In affirming the bankruptcy court's exercise of discretion when it applied section 365(n) of the Bankruptcy Code rather than German law to ensure that licensees of the foreign debtor's US patents were sufficiently protected in a US Chapter 15 case, the Fourth Circuit was careful to affirm the importance of Chapter 15 to the global economy. It characterized the statute as representing the full commitment of the US to cooperate with foreign insolvency proceedings in an effort to provide greater legal certainty for trade and business. As the result in the case reveals, however, and as the Fourth Circuit also cautioned, this US commitment is not untempered. Significantly, in concluding that section 1522(a) of the Bankruptcy Code requires a particularized balancing analysis that requires weighing the interests of the foreign representative (here, Qimonda's estate) in receiving the requested relief against the competing interests of those who would be adversely affected by the grant of such relief (here, the Licensees), the Fourth Circuit did not need to rule on whether application of German law would have violated US public policy. The Court, however, affirmed that section 1506 of the Bankruptcy Code does provide an additional, more general protection of US interests that may be evaluated apart from the particularized analysis of section 1522(a). In this regard, the Fourth Circuit joins the Fifth Circuit Court of Appeals, which interpreted the relationship between sections 1522 and 1506 similarly.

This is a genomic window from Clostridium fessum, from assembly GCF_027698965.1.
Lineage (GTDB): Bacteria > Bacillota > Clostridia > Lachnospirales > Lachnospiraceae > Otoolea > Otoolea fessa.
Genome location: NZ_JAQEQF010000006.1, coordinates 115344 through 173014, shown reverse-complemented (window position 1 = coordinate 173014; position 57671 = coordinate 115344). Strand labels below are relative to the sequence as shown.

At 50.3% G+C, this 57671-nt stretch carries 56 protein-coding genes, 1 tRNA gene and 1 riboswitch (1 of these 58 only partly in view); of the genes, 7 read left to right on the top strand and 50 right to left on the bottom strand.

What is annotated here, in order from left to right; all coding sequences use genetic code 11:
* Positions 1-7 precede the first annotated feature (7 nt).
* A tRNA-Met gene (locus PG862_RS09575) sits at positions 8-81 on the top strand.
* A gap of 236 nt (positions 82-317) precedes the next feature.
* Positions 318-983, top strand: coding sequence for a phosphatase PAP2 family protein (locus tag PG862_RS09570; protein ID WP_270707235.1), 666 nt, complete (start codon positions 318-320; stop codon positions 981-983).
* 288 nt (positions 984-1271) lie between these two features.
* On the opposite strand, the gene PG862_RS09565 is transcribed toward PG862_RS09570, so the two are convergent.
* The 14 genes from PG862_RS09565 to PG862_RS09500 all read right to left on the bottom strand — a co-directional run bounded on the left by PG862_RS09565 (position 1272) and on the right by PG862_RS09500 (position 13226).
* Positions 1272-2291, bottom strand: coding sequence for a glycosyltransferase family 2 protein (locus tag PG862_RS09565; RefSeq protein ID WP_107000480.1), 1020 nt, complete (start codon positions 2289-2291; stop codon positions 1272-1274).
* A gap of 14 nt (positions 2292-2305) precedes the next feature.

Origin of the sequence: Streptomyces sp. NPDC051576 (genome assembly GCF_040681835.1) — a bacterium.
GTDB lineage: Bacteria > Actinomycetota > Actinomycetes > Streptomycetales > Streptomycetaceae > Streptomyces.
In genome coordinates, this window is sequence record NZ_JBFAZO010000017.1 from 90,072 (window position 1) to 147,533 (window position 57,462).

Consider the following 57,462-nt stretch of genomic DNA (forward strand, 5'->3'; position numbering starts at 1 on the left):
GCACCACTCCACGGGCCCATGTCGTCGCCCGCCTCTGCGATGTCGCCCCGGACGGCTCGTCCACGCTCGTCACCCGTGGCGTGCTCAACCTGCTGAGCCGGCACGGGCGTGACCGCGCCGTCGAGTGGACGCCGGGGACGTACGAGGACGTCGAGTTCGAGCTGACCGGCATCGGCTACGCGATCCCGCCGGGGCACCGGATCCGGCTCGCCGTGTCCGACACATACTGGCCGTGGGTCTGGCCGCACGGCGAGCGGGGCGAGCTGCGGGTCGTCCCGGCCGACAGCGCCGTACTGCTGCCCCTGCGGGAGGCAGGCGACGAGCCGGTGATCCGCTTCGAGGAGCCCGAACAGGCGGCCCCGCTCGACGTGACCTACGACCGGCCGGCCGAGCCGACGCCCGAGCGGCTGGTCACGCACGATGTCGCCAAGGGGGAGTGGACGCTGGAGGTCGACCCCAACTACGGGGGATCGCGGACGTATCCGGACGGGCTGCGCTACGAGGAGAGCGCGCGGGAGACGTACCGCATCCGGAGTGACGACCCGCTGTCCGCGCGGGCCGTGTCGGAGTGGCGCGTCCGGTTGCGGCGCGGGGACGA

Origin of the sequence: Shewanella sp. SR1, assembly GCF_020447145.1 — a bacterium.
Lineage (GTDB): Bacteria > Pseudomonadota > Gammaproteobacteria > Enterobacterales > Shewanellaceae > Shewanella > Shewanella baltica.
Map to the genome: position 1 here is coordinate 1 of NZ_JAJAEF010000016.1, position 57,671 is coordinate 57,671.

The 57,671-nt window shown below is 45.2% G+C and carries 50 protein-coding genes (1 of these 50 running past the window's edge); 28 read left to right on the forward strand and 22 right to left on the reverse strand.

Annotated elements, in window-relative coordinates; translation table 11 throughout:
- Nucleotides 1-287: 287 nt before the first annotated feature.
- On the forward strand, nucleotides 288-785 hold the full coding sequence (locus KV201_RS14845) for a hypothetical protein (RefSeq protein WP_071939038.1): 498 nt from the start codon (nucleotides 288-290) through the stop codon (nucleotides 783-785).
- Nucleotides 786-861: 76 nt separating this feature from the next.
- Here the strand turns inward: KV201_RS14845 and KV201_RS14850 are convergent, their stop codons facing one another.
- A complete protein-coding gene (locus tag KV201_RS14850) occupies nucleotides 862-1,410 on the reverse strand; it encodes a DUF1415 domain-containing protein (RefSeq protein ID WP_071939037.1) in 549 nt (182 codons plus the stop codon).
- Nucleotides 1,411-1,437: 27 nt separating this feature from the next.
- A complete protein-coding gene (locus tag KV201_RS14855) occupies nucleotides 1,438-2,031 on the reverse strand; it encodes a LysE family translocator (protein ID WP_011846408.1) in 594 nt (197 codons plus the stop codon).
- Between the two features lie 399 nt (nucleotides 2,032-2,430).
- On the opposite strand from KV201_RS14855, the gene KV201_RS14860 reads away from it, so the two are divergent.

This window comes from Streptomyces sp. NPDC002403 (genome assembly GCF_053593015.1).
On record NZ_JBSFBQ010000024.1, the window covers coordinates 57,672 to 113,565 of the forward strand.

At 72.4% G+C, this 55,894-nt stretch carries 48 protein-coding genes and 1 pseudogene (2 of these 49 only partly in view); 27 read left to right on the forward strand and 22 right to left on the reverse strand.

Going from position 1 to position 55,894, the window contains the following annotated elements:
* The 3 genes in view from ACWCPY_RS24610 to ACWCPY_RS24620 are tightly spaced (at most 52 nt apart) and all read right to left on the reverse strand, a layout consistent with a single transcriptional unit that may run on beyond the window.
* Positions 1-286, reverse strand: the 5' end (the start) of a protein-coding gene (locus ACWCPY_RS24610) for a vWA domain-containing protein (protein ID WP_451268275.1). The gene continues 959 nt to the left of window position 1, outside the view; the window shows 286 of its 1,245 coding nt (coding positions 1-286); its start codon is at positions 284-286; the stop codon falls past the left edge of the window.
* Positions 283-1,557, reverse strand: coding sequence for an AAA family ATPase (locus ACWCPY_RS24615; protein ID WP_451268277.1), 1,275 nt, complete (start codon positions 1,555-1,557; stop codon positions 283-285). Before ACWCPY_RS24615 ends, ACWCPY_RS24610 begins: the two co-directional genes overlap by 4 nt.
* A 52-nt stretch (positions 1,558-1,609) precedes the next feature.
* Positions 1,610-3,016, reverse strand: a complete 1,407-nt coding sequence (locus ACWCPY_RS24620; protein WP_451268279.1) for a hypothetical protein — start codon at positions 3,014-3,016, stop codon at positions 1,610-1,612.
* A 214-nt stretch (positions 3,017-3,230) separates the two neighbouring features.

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This memorandum is not intended to provide legal advice, and no legal or business decision should be based on its content. Questions concerning issues addressed in this memorandum should be directed to:
 Jaffe, 2013 WL 6388591, at * 8.
 Id. (citing In re ABC Learning Ctrs. Ltd., 728 F.3d 301, 307 (3d Cir. 2013)).
 11 U.S.C. § 1521(a).
 Id. § 1522(a).
 Jaffe, 2013 WL 6388591, at *1.
 Id. at *2.
 A foreign representative commences a case under Chapter 15 of the Bankruptcy Code by filing a petition for recognition. 11 U.S.C. § 1515. The bankruptcy court will grant an order recognizing the foreign proceeding where the proceeding is pending in the country where the debtor has the center of its main interests (main) or where it has an establishment (nonmain), the foreign representative is a person or body, and where the petition meets the other filing requirements of section 1515 of the Bankruptcy Code. In re ABC Learning Ctrs. Ltd., 728 F.3d at 304 n.4. The Administrator commenced Qimonda's Chapter 15 proceeding on June 15, 2009, seeking recognition of the German insolvency proceeding as a foreign main proceeding under section 1517 of the Bankruptcy Code. Jaffe, 2013 WL 6388591, at *3.
 Jaffe, 2013 WL 3688591, at *3.
 Id. at *4.
 Id. at *5.
 11 U.S.C. § 365.
 Id. § 365(n).
 Jaffe, 2013 WL 6388591, at *4.
 Id.; 11 U.S.C. § 1522(a).
 11 U.S.C. § 1506.
 Jaffe, 2013 WL 6388591, at *6.
 Id. at *10-11.
 Id. at *11.
 Id. at *10-11.
 Id. at *12.
 Id. at *15.
 Id. at *12 (citing In re Vitro S.A.B. de C.V., 701 F.3d 1031, 1060, 1067 n.42 (5th Cir. 2012)).